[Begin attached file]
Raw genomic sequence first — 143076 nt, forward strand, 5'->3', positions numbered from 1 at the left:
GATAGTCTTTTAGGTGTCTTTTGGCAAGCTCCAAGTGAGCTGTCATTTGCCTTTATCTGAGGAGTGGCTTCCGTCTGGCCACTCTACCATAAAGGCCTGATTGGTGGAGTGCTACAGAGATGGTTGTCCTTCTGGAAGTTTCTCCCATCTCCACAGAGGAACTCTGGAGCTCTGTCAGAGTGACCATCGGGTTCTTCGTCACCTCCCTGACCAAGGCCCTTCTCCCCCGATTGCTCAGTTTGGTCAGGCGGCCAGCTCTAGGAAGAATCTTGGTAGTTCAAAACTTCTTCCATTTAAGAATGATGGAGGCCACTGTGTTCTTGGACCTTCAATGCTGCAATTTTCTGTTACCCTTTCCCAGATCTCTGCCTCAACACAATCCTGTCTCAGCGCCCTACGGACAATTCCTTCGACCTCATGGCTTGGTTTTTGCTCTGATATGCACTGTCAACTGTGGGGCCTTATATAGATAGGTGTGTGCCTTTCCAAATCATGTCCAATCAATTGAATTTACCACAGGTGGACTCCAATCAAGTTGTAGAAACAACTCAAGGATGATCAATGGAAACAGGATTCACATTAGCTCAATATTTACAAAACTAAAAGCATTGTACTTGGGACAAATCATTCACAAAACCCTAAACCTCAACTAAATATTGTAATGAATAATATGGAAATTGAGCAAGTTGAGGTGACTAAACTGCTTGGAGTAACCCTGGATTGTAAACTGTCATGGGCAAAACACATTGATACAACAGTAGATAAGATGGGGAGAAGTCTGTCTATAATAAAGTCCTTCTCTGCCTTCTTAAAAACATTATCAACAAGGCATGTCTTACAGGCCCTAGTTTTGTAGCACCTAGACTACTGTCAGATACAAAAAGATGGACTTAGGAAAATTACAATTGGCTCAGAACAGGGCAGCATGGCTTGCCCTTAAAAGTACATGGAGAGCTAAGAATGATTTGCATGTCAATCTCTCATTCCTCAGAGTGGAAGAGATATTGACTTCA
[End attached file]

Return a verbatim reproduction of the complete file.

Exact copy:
Raw genomic sequence first — 143076 nt, forward strand, 5'->3', positions numbered from 1 at the left:
GATAGTCTTTTAGGTGTCTTTTGGCAAGCTCCAAGTGAGCTGTCATTTGCCTTTATCTGAGGAGTGGCTTCCGTCTGGCCACTCTACCATAAAGGCCTGATTGGTGGAGTGCTACAGAGATGGTTGTCCTTCTGGAAGTTTCTCCCATCTCCACAGAGGAACTCTGGAGCTCTGTCAGAGTGACCATCGGGTTCTTCGTCACCTCCCTGACCAAGGCCCTTCTCCCCCGATTGCTCAGTTTGGTCAGGCGGCCAGCTCTAGGAAGAATCTTGGTAGTTCAAAACTTCTTCCATTTAAGAATGATGGAGGCCACTGTGTTCTTGGACCTTCAATGCTGCAATTTTCTGTTACCCTTTCCCAGATCTCTGCCTCAACACAATCCTGTCTCAGCGCCCTACGGACAATTCCTTCGACCTCATGGCTTGGTTTTTGCTCTGATATGCACTGTCAACTGTGGGGCCTTATATAGATAGGTGTGTGCCTTTCCAAATCATGTCCAATCAATTGAATTTACCACAGGTGGACTCCAATCAAGTTGTAGAAACAACTCAAGGATGATCAATGGAAACAGGATTCACATTAGCTCAATATTTACAAAACTAAAAGCATTGTACTTGGGACAAATCATTCACAAAACCCTAAACCTCAACTAAATATTGTAATGAATAATATGGAAATTGAGCAAGTTGAGGTGACTAAACTGCTTGGAGTAACCCTGGATTGTAAACTGTCATGGGCAAAACACATTGATACAACAGTAGATAAGATGGGGAGAAGTCTGTCTATAATAAAGTCCTTCTCTGCCTTCTTAAAAACATTATCAACAAGGCATGTCTTACAGGCCCTAGTTTTGTAGCACCTAGACTACTGTCAGATACAAAAAGATGGACTTAGGAAAATTACAATTGGCTCAGAACAGGGCAGCATGGCTTGCCCTTAAAAGTACATGGAGAGCTAAGAATGATTTGCATGTCAATCTCTCATTCCTCAGAGTGGAAGAGATATTGACTTCA